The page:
Photo by Mike Chino for Inhabitat
has charted the stars and sent humans into outer space - and now they're breaking ground here on Earth by launching the greenest federal building in the United States. Opened last month, the LEED Platinum NASA Sustainability Base
is a thinking, learning building that puts the space-age technologies of tomorrow to work on earth today. The landmark project generates more energy that it consumes using a photovoltaic array, a small wind turbine, and a Bloom Energy Box
fuel cell, and it utilizes a super efficient greywater recycling system (designed for the International Space Station) to cut water use by 90%
compared to a traditional building. It also features an extensive network of wireless sensors that allow the building to automatically react to changes in temperature, sunlight, wind, weather, and occupancy to provide a comfortable interior environment. Inhabitat recently had a chance to take a sneak peek at the new building, which was designed by William McDonough + Partners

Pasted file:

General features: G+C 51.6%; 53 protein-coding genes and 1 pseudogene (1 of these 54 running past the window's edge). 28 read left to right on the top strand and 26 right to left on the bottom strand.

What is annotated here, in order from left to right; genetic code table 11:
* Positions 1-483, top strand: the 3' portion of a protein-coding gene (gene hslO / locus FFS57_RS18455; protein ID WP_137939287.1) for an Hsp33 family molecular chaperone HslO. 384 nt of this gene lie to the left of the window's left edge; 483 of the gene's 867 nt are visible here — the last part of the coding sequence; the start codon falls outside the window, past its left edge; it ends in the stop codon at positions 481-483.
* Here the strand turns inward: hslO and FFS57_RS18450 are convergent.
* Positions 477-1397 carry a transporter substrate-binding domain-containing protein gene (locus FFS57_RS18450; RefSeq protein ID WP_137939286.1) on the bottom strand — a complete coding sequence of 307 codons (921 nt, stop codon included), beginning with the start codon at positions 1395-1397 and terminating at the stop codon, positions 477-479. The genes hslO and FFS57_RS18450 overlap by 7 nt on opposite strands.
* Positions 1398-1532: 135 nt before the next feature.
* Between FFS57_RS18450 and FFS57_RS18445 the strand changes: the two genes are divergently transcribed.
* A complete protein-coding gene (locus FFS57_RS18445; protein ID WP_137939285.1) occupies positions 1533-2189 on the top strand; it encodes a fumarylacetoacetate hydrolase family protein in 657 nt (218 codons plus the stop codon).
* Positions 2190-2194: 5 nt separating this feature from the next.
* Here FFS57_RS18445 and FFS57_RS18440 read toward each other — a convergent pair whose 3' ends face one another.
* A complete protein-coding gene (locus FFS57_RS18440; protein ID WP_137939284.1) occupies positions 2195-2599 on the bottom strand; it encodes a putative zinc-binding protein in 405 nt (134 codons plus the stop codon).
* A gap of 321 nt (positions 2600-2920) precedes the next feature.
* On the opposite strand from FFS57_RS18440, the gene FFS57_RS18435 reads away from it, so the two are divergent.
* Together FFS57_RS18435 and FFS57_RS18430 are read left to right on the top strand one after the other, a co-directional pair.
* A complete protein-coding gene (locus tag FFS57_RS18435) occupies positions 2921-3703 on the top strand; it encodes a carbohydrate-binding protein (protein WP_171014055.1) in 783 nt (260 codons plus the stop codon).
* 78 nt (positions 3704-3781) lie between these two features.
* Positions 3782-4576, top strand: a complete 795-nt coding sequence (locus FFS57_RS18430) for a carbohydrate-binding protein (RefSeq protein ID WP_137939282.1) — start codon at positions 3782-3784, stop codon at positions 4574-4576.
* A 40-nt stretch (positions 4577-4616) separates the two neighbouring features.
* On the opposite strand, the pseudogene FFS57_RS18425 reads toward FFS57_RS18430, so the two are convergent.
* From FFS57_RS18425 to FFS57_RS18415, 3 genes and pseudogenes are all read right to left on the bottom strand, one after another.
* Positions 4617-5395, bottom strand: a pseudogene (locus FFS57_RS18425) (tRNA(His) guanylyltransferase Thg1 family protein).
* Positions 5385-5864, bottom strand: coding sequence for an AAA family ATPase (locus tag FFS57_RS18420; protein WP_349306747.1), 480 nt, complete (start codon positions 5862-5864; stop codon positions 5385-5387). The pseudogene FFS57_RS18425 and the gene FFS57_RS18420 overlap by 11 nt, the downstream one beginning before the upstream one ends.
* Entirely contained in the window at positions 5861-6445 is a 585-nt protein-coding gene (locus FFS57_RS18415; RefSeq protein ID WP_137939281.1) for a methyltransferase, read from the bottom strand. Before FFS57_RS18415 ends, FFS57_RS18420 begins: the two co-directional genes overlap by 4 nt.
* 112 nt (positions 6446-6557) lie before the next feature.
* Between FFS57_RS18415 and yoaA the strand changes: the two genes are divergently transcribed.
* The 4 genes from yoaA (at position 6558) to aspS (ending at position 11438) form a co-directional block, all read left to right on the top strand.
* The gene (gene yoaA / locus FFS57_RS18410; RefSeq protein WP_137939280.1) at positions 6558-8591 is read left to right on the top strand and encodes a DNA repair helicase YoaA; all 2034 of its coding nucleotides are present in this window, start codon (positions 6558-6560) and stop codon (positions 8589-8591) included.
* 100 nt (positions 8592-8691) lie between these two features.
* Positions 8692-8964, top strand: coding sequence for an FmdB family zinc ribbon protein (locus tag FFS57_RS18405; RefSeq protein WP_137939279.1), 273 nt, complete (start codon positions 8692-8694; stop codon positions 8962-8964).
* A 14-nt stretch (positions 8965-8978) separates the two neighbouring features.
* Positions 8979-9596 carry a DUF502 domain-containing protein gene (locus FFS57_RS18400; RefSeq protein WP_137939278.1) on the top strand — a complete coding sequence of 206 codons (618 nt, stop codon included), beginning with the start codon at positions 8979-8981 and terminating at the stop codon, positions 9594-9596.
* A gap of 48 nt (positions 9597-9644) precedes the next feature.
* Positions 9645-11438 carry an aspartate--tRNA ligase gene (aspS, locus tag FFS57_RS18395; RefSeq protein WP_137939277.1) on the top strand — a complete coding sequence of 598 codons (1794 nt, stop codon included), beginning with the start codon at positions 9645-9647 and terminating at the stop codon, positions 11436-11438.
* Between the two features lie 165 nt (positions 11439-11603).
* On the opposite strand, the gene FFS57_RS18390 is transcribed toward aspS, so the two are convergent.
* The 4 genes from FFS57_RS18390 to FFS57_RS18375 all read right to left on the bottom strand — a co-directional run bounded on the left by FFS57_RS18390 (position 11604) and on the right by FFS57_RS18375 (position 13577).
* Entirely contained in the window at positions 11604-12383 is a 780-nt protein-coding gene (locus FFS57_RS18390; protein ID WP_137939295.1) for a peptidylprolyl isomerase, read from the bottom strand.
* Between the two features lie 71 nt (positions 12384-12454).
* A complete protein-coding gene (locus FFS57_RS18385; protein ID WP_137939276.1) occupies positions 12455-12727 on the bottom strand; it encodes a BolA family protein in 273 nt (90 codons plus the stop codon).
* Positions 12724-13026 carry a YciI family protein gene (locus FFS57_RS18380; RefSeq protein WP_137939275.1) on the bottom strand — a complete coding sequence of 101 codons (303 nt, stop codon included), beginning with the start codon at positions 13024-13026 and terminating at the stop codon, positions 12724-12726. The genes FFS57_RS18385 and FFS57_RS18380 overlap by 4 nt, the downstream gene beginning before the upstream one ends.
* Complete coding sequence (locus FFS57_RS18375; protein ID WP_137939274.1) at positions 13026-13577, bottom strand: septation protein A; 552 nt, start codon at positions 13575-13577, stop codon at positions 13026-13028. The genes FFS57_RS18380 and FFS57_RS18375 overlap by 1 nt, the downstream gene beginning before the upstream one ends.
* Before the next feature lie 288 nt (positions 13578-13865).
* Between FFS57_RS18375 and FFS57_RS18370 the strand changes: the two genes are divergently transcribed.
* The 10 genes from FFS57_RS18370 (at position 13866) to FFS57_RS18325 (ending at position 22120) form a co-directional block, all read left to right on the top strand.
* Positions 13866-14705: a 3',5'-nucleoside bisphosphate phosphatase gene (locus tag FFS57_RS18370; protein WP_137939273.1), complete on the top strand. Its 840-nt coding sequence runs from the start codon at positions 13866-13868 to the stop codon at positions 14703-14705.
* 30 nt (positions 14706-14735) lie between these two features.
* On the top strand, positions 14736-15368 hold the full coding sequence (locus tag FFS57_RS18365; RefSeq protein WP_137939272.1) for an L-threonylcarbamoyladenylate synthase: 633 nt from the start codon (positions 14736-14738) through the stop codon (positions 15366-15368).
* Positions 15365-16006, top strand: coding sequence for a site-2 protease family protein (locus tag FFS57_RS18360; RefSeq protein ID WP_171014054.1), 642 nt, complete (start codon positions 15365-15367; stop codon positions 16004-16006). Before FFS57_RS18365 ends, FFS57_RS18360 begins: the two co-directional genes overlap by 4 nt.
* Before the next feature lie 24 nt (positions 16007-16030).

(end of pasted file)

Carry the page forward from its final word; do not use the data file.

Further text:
with integrated design and engineering by AECOM
- read on for a look!
Situated at Moffet Field in Mountain View, California, the $25 million NASA Sustainability Base features a front facade that takes design cues from the International Space Station. At a media unveiling today Green architect and Cradle to Cradle founder William McDonough explained that his team sought to design a building that was “native to place” – meaning that it was carefully designed to suit its site while maximizing efficiency and actually creating a positive impact upon the environment. The 50,000 square-foot structure was built from the ground up to meld with its surrounding environment and make the most of available daylight, natural ventilation, and shading.
The building’s relatively narrow 54-foot width allows daylight to reach the middle of each floor, and the entire building is wrapped in an exoskeleton that provides shade while allowing light and air to flow inside the building. This exoskeleton also provides great seismic stability and allows the interior to have a column-free floor plan.
Photos by Mike Chino for Inhabitat